- The third issue is the treatment of personal bankruptcy. Developed countries have a notion of "Chapter 11", where a person declares bankruptcy, and is given immunity from creditors subject to certain covenants. In India, we have approached debt relief with a view to catching votes. The debt relief being doled out owing to farmer suicides is likely to do long-term damage to the credit access for the farmers who didn't kill themselves. Instead, what is needed is a careful and sensible look at the notion of Chapter 11. This should be driven by experts in economics and finance and not the politicians focused on farmer suicide.
- The fourth issue is to ask fundamental questions about how agriculture is organised. As emphasised above, a farmer is an entrepreneur. The world is inexorably changing, and the complexity of this firm will only escalate. A firm engaged in agriculture needs modern scientific knowledge, buys expensive inputs, trades in futures markets, and plans for uncertainty using ample equity capital. Most farmers lack this mix of knowledge and equity capital, and should not be in this business. It would make more sense to have corporations in agriculture. An agriculture corporation could control 10 square kilometres of land, and hire today's small farmers as staff.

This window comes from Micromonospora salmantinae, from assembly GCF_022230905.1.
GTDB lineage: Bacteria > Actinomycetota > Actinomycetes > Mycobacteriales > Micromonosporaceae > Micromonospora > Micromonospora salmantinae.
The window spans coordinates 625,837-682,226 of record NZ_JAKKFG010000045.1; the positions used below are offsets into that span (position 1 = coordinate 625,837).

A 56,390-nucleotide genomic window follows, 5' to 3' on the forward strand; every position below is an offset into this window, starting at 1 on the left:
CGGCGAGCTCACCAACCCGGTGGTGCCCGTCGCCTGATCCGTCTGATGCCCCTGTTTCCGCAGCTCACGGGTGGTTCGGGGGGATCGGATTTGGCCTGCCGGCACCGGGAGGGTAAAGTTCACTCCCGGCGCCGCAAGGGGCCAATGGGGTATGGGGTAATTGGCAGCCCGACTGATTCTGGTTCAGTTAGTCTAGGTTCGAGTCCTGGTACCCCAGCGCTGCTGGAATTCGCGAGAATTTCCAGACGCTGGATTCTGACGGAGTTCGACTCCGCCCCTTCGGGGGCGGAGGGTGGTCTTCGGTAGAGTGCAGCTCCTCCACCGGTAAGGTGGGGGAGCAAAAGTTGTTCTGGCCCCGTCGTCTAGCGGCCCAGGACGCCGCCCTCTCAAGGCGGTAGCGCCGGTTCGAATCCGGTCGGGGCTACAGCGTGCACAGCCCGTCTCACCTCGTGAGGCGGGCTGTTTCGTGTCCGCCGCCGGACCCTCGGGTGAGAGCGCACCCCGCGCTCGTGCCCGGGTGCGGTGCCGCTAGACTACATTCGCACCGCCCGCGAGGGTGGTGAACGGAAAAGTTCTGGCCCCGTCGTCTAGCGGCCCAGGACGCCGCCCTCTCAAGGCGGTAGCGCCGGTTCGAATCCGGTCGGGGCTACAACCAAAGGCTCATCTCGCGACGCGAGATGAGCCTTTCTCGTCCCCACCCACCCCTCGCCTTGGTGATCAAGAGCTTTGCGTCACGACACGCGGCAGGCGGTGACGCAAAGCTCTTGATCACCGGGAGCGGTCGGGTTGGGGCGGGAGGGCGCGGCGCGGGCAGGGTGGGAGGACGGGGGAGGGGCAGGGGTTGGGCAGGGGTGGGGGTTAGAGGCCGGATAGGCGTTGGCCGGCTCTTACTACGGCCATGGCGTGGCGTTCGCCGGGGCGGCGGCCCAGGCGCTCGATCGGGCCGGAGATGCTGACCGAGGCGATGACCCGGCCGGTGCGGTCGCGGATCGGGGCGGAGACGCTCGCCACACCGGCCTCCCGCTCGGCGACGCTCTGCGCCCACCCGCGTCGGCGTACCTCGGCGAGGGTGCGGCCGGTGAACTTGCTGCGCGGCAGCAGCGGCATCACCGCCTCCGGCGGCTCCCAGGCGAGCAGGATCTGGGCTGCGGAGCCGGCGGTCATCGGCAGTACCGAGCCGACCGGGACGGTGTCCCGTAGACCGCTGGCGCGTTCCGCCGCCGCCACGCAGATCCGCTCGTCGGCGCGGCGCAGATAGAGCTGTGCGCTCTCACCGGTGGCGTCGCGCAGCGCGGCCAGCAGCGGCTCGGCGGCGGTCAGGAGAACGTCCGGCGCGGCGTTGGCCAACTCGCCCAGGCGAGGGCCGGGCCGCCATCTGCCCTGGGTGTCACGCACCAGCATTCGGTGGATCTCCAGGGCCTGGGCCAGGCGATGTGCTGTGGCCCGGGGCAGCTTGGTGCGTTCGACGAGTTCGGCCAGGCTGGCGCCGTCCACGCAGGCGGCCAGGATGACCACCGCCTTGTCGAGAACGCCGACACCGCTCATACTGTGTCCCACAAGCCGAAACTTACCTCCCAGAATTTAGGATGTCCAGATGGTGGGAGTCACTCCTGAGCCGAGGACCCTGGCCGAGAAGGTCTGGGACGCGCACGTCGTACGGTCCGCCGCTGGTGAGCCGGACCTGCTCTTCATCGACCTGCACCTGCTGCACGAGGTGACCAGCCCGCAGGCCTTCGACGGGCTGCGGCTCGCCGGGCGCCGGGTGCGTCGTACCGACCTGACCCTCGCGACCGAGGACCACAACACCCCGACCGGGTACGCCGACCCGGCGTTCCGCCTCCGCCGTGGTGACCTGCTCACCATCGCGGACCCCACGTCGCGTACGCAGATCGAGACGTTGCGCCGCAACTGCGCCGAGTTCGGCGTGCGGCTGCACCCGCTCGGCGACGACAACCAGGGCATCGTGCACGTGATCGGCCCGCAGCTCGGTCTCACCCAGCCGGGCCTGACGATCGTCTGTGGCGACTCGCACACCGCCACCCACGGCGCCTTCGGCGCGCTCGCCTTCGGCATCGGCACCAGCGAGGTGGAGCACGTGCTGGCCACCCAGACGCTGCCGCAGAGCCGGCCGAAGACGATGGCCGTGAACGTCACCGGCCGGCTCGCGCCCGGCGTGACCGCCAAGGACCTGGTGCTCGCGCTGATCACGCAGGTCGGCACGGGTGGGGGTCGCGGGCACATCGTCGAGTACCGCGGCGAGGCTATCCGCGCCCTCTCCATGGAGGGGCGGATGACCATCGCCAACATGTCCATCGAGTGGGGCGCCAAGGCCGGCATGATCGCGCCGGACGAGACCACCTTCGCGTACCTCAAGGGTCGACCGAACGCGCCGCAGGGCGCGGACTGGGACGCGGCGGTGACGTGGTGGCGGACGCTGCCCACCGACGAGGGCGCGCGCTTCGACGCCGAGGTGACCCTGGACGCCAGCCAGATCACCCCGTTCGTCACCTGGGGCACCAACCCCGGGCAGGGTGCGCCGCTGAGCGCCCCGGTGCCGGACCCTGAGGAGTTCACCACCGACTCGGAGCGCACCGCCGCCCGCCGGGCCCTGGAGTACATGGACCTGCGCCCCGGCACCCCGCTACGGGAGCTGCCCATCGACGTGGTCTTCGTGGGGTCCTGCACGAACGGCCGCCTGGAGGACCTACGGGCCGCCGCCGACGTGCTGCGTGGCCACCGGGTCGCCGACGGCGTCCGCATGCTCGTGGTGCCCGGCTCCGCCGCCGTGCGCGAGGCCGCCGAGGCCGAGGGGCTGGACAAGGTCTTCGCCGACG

The small farmer would have a good life as an employee of this agriculture corporation: he would get a stable income, get support from different departments of the company in areas where he does not have knowledge, and would not have to supply the equity capital required for risk taking. The agriculture corporation would be able to access quasi-infinite equity capital through the stock market.
To ask this staffperson to become a self-contained entrepreneur in the context of agriculture is as daunting as picking up an average industrial worker and asking him to become a self-contained entrepreneur.
Back up to Ajay Shah's 2006 media page
Back up to Ajay Shah's home page